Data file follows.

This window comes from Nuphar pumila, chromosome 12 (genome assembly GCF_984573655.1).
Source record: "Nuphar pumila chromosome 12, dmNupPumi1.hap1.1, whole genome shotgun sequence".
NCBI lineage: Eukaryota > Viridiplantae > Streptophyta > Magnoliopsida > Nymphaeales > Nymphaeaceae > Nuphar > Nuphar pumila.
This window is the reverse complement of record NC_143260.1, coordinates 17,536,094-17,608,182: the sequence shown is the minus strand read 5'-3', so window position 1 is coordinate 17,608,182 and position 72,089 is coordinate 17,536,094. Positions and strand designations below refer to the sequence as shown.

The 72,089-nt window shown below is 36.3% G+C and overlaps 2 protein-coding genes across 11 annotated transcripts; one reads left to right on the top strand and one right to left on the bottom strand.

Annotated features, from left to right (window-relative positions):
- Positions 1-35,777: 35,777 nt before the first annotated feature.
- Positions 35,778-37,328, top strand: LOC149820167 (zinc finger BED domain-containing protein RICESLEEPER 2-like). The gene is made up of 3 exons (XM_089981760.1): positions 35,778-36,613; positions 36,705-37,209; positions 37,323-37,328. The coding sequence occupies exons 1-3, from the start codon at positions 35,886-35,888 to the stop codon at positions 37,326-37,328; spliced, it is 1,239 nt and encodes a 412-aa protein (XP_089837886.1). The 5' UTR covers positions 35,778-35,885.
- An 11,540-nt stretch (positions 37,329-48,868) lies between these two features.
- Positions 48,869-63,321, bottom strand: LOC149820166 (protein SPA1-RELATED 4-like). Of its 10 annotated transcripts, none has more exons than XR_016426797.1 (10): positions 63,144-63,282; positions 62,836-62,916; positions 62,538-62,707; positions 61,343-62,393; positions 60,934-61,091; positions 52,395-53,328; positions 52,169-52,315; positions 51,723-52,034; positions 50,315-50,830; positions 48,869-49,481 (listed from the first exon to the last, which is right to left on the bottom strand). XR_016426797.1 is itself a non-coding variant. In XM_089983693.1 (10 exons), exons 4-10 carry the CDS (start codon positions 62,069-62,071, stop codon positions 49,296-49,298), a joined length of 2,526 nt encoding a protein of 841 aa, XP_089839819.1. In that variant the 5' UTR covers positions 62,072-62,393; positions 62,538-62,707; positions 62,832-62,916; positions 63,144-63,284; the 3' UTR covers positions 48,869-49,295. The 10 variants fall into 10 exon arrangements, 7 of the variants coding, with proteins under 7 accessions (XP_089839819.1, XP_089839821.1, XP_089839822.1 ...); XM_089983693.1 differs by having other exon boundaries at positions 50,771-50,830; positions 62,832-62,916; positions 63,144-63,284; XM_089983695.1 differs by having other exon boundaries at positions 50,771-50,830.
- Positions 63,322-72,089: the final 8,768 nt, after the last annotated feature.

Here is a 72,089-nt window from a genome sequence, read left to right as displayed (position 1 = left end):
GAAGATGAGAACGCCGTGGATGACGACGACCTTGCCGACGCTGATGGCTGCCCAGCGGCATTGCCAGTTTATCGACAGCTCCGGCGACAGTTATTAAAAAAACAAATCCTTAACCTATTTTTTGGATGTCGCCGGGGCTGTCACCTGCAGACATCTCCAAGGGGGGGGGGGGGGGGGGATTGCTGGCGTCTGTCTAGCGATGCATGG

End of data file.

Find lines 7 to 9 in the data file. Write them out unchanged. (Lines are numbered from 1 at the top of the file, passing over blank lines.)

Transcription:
- Positions 1-35,777: 35,777 nt before the first annotated feature.
- Positions 35,778-37,328, top strand: LOC149820167 (zinc finger BED domain-containing protein RICESLEEPER 2-like). The gene is made up of 3 exons (XM_089981760.1): positions 35,778-36,613; positions 36,705-37,209; positions 37,323-37,328. The coding sequence occupies exons 1-3, from the start codon at positions 35,886-35,888 to the stop codon at positions 37,326-37,328; spliced, it is 1,239 nt and encodes a 412-aa protein (XP_089837886.1). The 5' UTR covers positions 35,778-35,885.
- An 11,540-nt stretch (positions 37,329-48,868) lies between these two features.